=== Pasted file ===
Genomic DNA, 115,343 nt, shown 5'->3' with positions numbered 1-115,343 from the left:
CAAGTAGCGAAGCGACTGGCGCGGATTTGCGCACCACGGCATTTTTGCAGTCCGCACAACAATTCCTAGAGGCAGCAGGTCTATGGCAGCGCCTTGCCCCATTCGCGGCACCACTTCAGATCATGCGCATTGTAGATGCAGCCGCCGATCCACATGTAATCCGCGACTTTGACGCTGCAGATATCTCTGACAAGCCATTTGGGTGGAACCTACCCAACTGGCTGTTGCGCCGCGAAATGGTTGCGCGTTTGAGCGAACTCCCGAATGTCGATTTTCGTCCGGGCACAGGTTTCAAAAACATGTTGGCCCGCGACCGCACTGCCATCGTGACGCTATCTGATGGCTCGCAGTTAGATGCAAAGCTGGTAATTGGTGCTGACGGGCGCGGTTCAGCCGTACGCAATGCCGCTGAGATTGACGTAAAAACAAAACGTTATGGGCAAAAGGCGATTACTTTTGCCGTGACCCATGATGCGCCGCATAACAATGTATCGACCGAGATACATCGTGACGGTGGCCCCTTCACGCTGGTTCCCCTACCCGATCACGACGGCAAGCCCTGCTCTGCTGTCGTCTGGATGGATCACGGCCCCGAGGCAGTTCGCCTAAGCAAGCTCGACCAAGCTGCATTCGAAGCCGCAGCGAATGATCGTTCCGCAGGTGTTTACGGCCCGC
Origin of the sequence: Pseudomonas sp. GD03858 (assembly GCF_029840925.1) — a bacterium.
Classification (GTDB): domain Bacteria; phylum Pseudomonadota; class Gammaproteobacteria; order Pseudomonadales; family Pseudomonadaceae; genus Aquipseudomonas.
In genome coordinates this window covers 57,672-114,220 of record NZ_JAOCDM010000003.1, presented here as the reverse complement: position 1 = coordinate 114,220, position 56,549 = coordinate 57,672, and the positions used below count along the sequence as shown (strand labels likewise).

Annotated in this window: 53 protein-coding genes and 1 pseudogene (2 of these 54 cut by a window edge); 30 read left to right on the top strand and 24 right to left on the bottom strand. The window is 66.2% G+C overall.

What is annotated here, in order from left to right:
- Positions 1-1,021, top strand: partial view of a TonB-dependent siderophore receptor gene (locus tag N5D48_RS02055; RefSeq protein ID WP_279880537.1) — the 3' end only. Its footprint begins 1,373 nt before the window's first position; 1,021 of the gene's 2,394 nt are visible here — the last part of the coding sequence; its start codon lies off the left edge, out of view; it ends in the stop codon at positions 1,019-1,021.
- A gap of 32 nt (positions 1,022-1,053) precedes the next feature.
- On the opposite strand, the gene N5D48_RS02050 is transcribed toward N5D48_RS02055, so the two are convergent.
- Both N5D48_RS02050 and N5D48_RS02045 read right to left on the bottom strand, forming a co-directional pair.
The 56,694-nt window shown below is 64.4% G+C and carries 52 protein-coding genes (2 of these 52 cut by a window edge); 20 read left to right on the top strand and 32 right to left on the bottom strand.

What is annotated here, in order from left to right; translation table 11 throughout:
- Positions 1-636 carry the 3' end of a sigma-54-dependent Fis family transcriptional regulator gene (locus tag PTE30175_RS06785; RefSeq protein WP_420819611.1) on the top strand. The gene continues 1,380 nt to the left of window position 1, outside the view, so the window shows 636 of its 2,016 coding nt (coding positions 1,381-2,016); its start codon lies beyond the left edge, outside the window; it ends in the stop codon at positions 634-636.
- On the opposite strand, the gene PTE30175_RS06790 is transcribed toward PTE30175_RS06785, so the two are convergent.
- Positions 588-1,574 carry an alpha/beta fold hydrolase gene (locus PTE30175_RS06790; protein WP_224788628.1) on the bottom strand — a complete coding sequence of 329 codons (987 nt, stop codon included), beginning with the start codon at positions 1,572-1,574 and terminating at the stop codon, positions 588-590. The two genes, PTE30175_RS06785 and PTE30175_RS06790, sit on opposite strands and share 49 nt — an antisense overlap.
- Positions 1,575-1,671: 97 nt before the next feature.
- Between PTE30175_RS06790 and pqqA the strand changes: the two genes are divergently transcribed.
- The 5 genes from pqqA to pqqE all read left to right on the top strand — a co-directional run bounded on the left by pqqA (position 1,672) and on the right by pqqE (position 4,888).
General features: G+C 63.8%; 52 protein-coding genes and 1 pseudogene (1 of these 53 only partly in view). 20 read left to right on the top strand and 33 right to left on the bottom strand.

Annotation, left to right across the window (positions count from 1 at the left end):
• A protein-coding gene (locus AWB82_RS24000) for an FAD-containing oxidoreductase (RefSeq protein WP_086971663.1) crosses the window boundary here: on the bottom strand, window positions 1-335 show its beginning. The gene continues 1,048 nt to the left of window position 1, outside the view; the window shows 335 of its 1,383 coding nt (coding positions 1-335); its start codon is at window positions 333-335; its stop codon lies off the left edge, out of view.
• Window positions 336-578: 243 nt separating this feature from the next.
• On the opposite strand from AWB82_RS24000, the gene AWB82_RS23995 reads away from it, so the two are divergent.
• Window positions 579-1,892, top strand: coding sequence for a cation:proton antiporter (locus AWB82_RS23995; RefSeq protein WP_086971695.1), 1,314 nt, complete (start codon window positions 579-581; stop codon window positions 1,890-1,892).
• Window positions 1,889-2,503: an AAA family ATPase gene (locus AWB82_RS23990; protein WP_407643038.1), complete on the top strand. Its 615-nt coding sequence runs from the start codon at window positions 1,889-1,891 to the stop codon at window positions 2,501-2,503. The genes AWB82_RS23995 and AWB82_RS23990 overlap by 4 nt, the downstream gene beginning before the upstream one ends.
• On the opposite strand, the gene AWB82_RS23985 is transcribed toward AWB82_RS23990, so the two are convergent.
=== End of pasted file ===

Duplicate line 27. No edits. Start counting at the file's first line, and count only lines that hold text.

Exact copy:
• On the opposite strand, the gene AWB82_RS23985 is transcribed toward AWB82_RS23990, so the two are convergent.